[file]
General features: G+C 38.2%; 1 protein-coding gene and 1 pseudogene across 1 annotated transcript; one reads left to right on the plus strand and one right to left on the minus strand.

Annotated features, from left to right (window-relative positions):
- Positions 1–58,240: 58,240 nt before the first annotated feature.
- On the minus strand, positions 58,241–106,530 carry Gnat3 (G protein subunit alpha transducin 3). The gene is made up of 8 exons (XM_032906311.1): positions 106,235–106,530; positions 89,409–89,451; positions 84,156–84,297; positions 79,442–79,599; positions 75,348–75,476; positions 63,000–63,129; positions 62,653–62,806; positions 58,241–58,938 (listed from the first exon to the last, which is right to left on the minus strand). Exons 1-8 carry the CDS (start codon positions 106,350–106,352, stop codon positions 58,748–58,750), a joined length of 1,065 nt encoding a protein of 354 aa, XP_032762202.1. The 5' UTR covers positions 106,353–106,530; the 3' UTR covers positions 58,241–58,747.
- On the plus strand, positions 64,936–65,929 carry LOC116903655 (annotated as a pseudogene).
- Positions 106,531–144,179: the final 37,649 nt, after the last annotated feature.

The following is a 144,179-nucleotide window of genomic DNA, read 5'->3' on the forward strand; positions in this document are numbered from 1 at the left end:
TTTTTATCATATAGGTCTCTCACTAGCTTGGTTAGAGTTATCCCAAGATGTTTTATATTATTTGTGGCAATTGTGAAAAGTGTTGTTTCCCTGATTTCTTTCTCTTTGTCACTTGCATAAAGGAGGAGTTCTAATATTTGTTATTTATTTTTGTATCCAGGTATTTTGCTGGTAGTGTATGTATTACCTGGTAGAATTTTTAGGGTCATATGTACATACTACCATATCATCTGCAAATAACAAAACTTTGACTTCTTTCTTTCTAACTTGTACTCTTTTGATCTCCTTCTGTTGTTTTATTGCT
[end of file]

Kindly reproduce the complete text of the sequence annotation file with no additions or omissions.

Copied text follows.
General features: G+C 38.2%; 1 protein-coding gene and 1 pseudogene across 1 annotated transcript; one reads left to right on the plus strand and one right to left on the minus strand.

Annotated features, from left to right (window-relative positions):
- Positions 1–58,240: 58,240 nt before the first annotated feature.
- On the minus strand, positions 58,241–106,530 carry Gnat3 (G protein subunit alpha transducin 3). The gene is made up of 8 exons (XM_032906311.1): positions 106,235–106,530; positions 89,409–89,451; positions 84,156–84,297; positions 79,442–79,599; positions 75,348–75,476; positions 63,000–63,129; positions 62,653–62,806; positions 58,241–58,938 (listed from the first exon to the last, which is right to left on the minus strand). Exons 1-8 carry the CDS (start codon positions 106,350–106,352, stop codon positions 58,748–58,750), a joined length of 1,065 nt encoding a protein of 354 aa, XP_032762202.1. The 5' UTR covers positions 106,353–106,530; the 3' UTR covers positions 58,241–58,747.
- On the plus strand, positions 64,936–65,929 carry LOC116903655 (annotated as a pseudogene).
- Positions 106,531–144,179: the final 37,649 nt, after the last annotated feature.

The following is a 144,179-nucleotide window of genomic DNA, read 5'->3' on the forward strand; positions in this document are numbered from 1 at the left end:
TTTTTATCATATAGGTCTCTCACTAGCTTGGTTAGAGTTATCCCAAGATGTTTTATATTATTTGTGGCAATTGTGAAAAGTGTTGTTTCCCTGATTTCTTTCTCTTTGTCACTTGCATAAAGGAGGAGTTCTAATATTTGTTATTTATTTTTGTATCCAGGTATTTTGCTGGTAGTGTATGTATTACCTGGTAGAATTTTTAGGGTCATATGTACATACTACCATATCATCTGCAAATAACAAAACTTTGACTTCTTTCTTTCTAACTTGTACTCTTTTGATCTCCTTCTGTTGTTTTATTGCT